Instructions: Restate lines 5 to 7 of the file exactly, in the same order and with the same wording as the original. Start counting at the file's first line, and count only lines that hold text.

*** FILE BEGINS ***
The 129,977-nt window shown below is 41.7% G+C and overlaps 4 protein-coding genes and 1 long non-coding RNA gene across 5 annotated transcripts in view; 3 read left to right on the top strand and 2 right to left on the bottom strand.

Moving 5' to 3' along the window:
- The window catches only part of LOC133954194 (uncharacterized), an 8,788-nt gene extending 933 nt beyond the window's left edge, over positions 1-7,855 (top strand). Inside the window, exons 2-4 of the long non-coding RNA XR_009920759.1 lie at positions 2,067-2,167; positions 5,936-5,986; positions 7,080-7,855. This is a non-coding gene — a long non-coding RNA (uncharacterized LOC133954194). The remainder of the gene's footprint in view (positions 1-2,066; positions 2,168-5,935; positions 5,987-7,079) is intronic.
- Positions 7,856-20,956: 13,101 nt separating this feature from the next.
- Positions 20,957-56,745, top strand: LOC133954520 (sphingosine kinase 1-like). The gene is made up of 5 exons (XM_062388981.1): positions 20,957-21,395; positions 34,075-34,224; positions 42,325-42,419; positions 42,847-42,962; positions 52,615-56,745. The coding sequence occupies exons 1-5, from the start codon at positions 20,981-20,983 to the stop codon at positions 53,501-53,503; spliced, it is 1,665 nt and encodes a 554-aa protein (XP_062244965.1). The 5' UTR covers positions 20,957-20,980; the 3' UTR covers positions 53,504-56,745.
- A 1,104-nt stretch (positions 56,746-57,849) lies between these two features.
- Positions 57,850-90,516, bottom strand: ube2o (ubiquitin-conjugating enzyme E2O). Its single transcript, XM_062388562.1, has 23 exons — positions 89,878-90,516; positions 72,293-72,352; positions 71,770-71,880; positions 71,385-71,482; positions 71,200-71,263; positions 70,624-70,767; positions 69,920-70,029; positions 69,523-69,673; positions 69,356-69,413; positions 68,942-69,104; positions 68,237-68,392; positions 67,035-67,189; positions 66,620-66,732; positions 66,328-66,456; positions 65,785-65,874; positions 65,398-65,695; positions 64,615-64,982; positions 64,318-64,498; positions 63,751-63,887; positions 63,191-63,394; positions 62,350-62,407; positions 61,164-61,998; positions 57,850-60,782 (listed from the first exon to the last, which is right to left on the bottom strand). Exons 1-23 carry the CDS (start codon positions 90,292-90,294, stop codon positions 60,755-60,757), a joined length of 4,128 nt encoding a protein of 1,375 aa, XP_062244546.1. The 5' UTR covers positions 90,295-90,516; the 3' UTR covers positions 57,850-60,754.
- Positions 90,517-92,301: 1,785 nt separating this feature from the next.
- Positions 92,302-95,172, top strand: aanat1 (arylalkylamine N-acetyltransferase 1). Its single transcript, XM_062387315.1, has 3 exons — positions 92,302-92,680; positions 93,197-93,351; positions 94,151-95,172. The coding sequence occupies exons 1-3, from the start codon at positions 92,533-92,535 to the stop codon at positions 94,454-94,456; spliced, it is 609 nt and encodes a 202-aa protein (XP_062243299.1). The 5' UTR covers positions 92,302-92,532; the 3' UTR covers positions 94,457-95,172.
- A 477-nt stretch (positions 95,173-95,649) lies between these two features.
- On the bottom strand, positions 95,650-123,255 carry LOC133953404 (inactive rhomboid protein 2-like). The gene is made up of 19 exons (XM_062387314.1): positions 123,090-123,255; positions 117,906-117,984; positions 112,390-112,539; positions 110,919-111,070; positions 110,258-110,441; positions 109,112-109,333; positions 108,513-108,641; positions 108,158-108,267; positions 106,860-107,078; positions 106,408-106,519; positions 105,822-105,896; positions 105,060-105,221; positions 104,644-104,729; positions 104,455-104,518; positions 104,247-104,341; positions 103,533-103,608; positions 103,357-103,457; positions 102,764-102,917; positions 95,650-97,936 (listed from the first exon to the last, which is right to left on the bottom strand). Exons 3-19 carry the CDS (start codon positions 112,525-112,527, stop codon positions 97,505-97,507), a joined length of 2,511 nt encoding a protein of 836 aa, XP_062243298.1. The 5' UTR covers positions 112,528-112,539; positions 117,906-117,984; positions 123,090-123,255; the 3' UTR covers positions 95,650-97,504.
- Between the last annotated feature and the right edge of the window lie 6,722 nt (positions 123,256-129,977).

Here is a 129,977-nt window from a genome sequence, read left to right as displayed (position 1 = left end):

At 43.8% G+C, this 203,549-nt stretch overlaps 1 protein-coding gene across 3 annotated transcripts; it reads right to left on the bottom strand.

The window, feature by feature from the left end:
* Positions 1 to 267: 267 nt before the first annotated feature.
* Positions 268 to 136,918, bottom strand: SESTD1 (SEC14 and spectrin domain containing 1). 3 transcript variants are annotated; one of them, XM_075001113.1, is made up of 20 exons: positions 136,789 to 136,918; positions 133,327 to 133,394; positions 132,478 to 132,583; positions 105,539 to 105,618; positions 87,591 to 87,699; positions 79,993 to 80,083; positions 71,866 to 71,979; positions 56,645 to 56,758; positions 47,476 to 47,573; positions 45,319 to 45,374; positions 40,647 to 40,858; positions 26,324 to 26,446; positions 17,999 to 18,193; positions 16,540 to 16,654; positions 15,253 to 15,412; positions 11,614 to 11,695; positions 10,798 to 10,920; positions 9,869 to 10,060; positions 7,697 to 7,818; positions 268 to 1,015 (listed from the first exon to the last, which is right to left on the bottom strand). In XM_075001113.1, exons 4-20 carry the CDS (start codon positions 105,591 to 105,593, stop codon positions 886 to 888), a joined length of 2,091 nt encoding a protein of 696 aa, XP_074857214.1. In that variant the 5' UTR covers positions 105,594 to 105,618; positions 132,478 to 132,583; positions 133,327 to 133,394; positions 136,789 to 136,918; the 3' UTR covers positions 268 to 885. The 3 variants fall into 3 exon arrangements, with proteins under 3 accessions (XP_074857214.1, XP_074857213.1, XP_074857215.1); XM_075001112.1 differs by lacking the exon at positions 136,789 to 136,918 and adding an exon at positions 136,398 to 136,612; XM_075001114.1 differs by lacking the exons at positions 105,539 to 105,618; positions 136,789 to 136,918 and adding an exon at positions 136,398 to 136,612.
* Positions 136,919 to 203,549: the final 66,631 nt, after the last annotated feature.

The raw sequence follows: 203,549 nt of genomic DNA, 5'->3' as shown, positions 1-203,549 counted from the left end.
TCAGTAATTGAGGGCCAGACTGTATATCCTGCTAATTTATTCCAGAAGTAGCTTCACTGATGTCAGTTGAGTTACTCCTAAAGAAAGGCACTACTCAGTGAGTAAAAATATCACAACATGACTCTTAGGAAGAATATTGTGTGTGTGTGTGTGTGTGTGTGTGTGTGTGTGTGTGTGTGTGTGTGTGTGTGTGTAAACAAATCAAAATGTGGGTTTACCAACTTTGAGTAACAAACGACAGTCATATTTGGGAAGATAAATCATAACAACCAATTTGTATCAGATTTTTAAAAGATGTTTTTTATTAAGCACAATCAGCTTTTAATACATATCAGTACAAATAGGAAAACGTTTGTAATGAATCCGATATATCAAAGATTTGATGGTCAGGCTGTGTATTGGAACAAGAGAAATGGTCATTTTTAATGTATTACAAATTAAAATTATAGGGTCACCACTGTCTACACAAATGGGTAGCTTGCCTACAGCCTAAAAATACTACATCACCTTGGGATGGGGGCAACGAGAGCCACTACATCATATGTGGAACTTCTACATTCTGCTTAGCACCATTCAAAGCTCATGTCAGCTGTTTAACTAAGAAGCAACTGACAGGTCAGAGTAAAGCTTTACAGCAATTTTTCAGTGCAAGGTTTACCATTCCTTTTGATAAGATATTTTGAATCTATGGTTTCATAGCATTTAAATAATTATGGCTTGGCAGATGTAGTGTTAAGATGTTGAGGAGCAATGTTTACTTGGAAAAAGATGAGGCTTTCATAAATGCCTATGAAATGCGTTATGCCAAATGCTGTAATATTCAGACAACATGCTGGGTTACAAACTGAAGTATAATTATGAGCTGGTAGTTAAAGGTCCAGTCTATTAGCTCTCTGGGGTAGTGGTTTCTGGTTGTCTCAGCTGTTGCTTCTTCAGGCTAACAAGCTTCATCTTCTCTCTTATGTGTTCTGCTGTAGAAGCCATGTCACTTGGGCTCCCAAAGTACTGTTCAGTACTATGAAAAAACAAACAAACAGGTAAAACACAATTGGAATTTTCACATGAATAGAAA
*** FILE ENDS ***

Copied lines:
- Positions 20,957-56,745, top strand: LOC133954520 (sphingosine kinase 1-like). The gene is made up of 5 exons (XM_062388981.1): positions 20,957-21,395; positions 34,075-34,224; positions 42,325-42,419; positions 42,847-42,962; positions 52,615-56,745. The coding sequence occupies exons 1-5, from the start codon at positions 20,981-20,983 to the stop codon at positions 53,501-53,503; spliced, it is 1,665 nt and encodes a 554-aa protein (XP_062244965.1). The 5' UTR covers positions 20,957-20,980; the 3' UTR covers positions 53,504-56,745.
- A 1,104-nt stretch (positions 56,746-57,849) lies between these two features.
- Positions 57,850-90,516, bottom strand: ube2o (ubiquitin-conjugating enzyme E2O). Its single transcript, XM_062388562.1, has 23 exons — positions 89,878-90,516; positions 72,293-72,352; positions 71,770-71,880; positions 71,385-71,482; positions 71,200-71,263; positions 70,624-70,767; positions 69,920-70,029; positions 69,523-69,673; positions 69,356-69,413; positions 68,942-69,104; positions 68,237-68,392; positions 67,035-67,189; positions 66,620-66,732; positions 66,328-66,456; positions 65,785-65,874; positions 65,398-65,695; positions 64,615-64,982; positions 64,318-64,498; positions 63,751-63,887; positions 63,191-63,394; positions 62,350-62,407; positions 61,164-61,998; positions 57,850-60,782 (listed from the first exon to the last, which is right to left on the bottom strand). Exons 1-23 carry the CDS (start codon positions 90,292-90,294, stop codon positions 60,755-60,757), a joined length of 4,128 nt encoding a protein of 1,375 aa, XP_062244546.1. The 5' UTR covers positions 90,295-90,516; the 3' UTR covers positions 57,850-60,754.